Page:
I must also compliment the voice acting in Sleeping Dogs. The devs somehow managed to involve big time Hollywood actors in the project. Names such as James Hong, Will Yun Lee, Lucy Liu, Tom Wilkinson, Kelly Hu, and even our beloved Emma Stone appear on the credits.  They did a fantastic job in giving lives to the characters they were playing. Sadly, the devs have underused many of these talents. Most of them appeared in no more than a couple of missions only to be ditched and forgotten. For any Emma Stone fans out there, she appeared in only two missions and her character was never mentioned again. Anyways, I must also give credit to the rest of the cast – the ones voicing the nobodies on the streets. They were responsible for making the in-game city alive.

When it comes to soundtrack, the game covered a good number of genres. From Canto pop to Chinese oldies to American hip hop, they have it all. Don’t ask me if I like the Chinese tracks in the game. I listen to English music exclusively. Modern day Canto pop consists of incredibly one-dimensional love songs only. Anyways, the soundtrack doesn’t blow fishes out of water. It’s solid, but it’s also nothing special.

9 grizzly paws out of 10.

With that said…

The game is good. It is nicely executed but lacks in innovation. Without a doubt, it’s much better than its predecessor, True Crime: New York.

7.5 grizzly high fives out of 10

I don’t do round-ups.

Should you buy it?

Not now. As good as the game is, it is not on the level where Square Enix can command 60 bucks. Grand Theft Auto IV was perfection in presentation and Saints Row The Third was creativity at its finest. Certainly, the presentation of Sleeping Dogs is almost on a phenomenal level, but it is not enough to overcome the shortcomings in gameplay.

It’s a good, clean punch but not a knock out.

Rent the game or wait till a price drop (to somewhere under 40 bucks).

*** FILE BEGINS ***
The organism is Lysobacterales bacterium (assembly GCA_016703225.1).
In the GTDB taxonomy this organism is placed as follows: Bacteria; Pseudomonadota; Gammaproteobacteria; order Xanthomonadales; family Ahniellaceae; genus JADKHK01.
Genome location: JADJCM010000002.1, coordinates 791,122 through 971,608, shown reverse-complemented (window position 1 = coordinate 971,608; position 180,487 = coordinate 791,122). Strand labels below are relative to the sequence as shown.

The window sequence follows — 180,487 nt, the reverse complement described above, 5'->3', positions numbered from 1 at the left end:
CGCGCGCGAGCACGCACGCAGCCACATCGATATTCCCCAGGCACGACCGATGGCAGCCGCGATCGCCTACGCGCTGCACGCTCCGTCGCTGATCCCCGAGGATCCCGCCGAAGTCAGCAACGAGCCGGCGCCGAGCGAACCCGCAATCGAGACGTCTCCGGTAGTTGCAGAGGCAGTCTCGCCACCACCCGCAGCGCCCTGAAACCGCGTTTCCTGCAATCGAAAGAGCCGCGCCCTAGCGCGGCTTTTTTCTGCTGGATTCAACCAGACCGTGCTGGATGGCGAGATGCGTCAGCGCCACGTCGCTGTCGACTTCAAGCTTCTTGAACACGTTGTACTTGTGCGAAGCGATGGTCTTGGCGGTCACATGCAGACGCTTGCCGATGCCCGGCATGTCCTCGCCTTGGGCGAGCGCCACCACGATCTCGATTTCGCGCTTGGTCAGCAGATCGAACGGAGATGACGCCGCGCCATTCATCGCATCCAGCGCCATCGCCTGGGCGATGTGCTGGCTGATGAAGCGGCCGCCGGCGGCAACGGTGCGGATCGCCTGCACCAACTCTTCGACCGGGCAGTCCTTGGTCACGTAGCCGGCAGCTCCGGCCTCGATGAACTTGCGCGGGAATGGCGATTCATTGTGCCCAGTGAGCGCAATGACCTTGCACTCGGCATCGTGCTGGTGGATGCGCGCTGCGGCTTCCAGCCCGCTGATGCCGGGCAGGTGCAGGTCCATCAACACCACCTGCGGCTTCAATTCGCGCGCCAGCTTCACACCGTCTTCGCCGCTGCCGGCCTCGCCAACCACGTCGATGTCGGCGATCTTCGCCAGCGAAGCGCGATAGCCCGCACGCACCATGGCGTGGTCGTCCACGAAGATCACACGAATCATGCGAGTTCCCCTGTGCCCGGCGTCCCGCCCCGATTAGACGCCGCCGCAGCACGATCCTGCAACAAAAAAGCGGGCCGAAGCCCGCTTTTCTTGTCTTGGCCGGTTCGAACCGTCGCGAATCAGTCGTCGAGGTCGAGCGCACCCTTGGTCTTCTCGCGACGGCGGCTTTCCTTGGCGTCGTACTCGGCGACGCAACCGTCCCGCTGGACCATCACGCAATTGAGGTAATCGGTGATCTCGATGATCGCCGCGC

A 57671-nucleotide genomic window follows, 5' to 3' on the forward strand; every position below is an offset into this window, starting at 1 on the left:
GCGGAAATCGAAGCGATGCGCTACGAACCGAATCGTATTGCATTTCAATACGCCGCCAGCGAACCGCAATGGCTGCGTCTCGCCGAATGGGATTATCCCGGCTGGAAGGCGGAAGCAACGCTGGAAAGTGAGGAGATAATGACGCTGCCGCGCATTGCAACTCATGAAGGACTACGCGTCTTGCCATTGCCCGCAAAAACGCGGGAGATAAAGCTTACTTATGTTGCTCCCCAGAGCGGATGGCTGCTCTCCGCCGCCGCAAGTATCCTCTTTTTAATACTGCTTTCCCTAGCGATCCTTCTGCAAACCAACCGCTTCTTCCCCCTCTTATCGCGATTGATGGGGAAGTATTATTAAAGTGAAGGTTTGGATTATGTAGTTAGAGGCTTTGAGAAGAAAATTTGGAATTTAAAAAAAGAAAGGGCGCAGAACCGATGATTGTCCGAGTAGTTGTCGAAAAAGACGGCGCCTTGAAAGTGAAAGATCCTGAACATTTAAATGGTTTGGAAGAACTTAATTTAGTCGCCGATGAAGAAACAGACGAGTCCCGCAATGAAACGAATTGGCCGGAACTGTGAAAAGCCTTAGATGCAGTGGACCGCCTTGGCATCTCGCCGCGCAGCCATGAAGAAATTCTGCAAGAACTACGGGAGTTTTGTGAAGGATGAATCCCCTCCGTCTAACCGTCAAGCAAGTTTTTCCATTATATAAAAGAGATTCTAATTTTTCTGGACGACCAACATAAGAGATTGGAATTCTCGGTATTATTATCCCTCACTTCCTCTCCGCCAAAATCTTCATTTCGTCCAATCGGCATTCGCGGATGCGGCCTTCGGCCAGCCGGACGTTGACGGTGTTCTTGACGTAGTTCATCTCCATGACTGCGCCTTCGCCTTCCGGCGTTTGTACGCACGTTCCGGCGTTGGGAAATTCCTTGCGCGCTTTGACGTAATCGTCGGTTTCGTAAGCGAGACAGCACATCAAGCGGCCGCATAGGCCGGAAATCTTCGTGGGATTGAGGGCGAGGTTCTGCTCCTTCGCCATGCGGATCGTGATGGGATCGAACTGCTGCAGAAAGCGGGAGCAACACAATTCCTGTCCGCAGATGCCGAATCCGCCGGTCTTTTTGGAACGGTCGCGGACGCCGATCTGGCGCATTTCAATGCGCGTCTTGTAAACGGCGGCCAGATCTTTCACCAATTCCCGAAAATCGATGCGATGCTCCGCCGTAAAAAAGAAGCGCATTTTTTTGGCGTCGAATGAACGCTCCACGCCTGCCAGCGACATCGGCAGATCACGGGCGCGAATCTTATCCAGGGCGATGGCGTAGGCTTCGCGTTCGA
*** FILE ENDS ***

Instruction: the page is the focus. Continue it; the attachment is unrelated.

One thought on “Grizzly Game Review: Sleeping Dogs”

  1. I think you’re selling the game short. I’m only about 5 hours in at this point, so maybe the honeymoon phase just hasn’t worn off yet, but there are some things I really love about Sleeping Dogs:

    The Cop/Triad XP meter is the first innovation in this type of open-world game that actually gives you the incentive to follow the rules of the road and/or law during a mission, as opposed to GTA, which allows you to treat the city like a bowling lane for your car until you arbitrarily do something the game deems ‘unlawful’.

    Also, you forgot to mention that the whole game is modeled after Hong Kong action films, and it does a pretty great job of making you feel like a Chinese movie star. The hand-to-hand-to-foot-chase-to-car-chase missions are pretty neat in that respect – The mission structure feels a lot more deliberate than the majority of GTA’s.

    Lastly, I can’t really vouch for this because I’ve played so little of the game at this point, but like I said, I’m 5 hours in and I haven’t seen a gun once so far. I love that this game has provided hours of entertainment without leaning on gunplay as the focal point of gameplay. Hopefully that doesn’t change too drastically as the story moves forward, because guns are a crutch that video games can stand to move away from (Not from a political, gun-safety standpoint, just as a tired convention).

    Overall I think this is far better than the supernatural cop bullshit from the True Crime series.

    Like